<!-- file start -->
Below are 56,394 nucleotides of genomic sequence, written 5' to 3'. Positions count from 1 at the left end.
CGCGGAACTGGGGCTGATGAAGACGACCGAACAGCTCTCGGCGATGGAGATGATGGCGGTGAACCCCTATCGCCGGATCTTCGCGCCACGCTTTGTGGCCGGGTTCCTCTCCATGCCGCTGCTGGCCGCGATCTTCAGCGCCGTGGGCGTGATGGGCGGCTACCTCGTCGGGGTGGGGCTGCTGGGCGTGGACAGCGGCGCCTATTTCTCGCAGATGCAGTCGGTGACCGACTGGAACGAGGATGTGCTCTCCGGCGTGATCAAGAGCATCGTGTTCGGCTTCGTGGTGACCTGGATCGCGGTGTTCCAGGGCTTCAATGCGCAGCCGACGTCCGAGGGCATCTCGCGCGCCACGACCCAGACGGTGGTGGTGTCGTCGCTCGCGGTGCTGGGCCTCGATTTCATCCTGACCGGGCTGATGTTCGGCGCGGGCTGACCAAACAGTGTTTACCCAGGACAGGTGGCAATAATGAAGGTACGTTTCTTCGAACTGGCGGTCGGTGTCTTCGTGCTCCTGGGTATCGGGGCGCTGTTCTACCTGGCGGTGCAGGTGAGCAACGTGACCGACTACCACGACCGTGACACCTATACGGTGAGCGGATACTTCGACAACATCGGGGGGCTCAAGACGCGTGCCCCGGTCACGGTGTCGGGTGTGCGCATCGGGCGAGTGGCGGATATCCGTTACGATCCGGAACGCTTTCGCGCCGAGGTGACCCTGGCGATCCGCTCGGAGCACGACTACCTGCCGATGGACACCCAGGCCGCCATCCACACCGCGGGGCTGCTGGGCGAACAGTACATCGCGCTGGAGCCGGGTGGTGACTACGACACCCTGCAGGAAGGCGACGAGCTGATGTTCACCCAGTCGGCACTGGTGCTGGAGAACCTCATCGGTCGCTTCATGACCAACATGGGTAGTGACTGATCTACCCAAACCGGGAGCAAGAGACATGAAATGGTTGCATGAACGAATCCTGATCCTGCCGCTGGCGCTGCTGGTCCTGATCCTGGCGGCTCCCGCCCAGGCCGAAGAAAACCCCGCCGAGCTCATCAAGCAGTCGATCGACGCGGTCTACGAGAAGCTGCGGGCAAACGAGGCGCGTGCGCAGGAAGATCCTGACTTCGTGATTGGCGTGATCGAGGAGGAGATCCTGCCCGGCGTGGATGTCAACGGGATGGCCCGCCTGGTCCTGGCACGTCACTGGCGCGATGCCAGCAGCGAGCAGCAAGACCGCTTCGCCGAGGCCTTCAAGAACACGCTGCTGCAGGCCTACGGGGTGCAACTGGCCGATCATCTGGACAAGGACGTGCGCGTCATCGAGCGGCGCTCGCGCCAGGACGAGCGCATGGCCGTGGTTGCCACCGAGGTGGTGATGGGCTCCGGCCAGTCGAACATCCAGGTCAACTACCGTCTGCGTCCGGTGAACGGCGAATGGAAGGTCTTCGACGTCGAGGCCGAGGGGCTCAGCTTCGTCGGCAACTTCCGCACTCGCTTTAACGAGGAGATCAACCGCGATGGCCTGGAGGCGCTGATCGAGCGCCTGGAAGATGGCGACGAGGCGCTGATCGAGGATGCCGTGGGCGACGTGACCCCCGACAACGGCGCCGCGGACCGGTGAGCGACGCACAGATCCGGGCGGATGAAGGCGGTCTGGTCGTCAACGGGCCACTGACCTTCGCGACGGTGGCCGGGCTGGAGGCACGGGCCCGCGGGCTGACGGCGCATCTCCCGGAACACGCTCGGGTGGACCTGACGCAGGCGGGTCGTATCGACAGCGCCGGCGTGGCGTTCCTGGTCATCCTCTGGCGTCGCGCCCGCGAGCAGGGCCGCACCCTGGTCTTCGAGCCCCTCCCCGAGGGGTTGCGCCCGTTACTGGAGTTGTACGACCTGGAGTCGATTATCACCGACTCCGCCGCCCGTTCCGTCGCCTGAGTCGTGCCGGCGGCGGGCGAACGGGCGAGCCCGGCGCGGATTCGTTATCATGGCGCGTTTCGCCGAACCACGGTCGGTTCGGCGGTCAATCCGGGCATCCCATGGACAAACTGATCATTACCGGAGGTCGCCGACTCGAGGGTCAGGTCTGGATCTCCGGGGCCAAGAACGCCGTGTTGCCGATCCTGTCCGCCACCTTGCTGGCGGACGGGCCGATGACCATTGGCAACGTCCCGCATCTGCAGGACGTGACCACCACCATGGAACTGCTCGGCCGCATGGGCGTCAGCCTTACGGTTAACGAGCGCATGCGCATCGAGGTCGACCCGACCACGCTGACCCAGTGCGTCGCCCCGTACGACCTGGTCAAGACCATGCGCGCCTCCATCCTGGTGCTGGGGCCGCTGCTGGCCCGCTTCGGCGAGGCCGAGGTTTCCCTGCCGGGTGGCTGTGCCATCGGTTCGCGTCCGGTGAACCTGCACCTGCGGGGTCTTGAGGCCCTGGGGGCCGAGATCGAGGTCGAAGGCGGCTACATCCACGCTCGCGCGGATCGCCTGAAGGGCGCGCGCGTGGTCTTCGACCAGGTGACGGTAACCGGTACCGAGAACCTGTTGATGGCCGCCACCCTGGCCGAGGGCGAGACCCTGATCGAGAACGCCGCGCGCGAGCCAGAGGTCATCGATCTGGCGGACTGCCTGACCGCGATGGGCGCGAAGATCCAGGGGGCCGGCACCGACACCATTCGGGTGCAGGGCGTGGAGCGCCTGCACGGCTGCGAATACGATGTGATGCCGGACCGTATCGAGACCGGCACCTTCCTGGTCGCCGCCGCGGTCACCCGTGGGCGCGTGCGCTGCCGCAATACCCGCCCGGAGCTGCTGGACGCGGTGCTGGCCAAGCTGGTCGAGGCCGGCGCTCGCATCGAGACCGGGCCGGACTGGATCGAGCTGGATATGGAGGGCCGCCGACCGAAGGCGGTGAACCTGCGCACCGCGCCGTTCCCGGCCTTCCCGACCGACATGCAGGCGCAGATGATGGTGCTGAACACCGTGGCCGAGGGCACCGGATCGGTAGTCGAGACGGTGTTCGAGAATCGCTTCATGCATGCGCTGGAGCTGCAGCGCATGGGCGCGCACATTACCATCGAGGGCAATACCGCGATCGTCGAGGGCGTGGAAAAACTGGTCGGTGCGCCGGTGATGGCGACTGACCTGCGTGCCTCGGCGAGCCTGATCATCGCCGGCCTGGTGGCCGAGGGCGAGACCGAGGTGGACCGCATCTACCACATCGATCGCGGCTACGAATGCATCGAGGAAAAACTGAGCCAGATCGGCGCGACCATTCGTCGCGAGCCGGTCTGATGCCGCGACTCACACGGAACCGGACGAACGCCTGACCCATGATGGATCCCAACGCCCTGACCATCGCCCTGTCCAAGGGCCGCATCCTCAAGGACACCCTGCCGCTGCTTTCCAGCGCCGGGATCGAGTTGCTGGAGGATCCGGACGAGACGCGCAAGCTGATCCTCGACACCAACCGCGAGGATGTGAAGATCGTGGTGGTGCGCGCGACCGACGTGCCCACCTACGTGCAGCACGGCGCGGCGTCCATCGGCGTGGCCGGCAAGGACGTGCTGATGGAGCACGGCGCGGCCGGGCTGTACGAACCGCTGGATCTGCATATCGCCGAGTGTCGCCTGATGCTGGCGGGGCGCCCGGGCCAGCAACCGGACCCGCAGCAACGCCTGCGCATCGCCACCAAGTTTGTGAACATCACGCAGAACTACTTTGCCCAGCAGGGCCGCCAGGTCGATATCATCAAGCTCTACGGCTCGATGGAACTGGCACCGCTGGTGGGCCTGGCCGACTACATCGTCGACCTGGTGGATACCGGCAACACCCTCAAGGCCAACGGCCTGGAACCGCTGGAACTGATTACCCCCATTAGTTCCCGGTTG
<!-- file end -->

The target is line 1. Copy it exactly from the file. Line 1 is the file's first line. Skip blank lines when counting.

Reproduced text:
Below are 56,394 nucleotides of genomic sequence, written 5' to 3'. Positions count from 1 at the left end.